These issues have bite. This time around, the initial narrative from Scottish ministers was that the revaluation was not their responsibility but was run by independent assessors. Which is true.
And that businesses could appeal. Which is true. And that ministers had already acted with support measures which meant that seven out of ten firms face no increase or will benefit from cuts or will pay no rates at all. True. All true.
Alongside such truth, however, one might pose another verity or two. Folk don't like paying tax. They hate big increases. And they particularly hate any suggestion that they are being unfairly singled out.
Meanwhile the Scottish Tourism Alliance - which had been campaigning for a reversal in the proposals to increase business rates - said Mr Mackay's announcement was "hugely encouraging news".
A spokeswoman said: "We know that it will be welcomed by tourism businesses across Scotland, businesses which yesterday were facing serious financial challenges post-April and in many cases, closure and the loss of many jobs.
"Today's announcement underlines and highlights the government's support for our industry and acknowledges the importance of tourism as the main economic driver in Scotland."
But Stewart Spence, who runs the five-star Marcliffe Hotel in Aberdeen, said he would refuse to pay any increases despite the announcement that they would be capped.
Mr Spence had last week called for a boycott of the new rates after saying he was facing a 25% hike while turnover at his hotel was down 40% due to the oil and gas downturn.
After Mr Mackay's announcement, Mr Spence told BBC Scotland: "I will continue, regretfully, paying my old rates, which I am not happy about.
"I was hoping I would have to pay less. I will not be agreeing to an increase."
Ewan MacDonald-Russell, head of policy for the Scottish Retail Consortium, described Mr Mackay's announcement as "yet another sticking plaster". on
He added: "Today's measures will hopefully help some of the businesses affected by the revaluation, albeit only by adding even further complexity to an already fiendishly complicated system.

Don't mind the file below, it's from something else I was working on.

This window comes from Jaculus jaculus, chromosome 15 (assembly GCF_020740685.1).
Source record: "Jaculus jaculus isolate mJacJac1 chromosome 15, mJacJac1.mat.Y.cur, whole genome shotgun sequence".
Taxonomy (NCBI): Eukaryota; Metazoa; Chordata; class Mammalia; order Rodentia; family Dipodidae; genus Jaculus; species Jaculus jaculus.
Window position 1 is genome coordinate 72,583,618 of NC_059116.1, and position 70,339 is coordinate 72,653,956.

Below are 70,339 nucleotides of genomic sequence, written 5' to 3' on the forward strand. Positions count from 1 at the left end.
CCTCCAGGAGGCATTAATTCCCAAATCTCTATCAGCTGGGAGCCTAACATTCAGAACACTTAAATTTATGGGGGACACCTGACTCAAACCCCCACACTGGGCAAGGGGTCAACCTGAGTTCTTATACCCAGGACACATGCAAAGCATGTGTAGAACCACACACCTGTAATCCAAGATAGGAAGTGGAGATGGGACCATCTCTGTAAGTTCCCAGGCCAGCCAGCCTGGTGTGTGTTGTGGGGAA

"However, it will do little to deal with the underlying problem caused by revaluations which take place too rarely to flex with the economic conditions."
'Full expert review'
Colin Borland, head of devolved nations for the Federation of Small Businesses, said: "The sensible measures announced today should provide some comfort for Scotland's vital tourism and hospitality industries."
He added: "The furore associated with this year's revaluation shows why the system is long overdue for reform.
"It's important to note that much of the help outlined today is only funded for one year.
"Therefore, a programme of modernisation must be delivered soon after the Barclay review reports."
Liz Cameron, chief executive of Scottish Chambers of Commerce, agreed the additional support, while welcome, did not get to the root of the problem.
She said: "That is why Scottish Chambers of Commerce has proposed a full expert review of the methodology of valuations in the hospitality, motor trade and energy sectors, with a view to ensuring that every business in Scotland can be confident that it is subject to a correct business-rates valuation of its premises."
Katy Dickson, senior policy officer at Scottish Land and Estates, said: "The announcement today will allow many businesses to plan more positively for the year ahead and the cap announced for hotels, cafes, restaurants and pubs comes as a huge relief to the industry.
"We are pleased the increase cap will also be applied to small scale hydro schemes.
"However, there is still much work to be done with the assessors during the six month appeal window from when the revaluation notices are delivered. "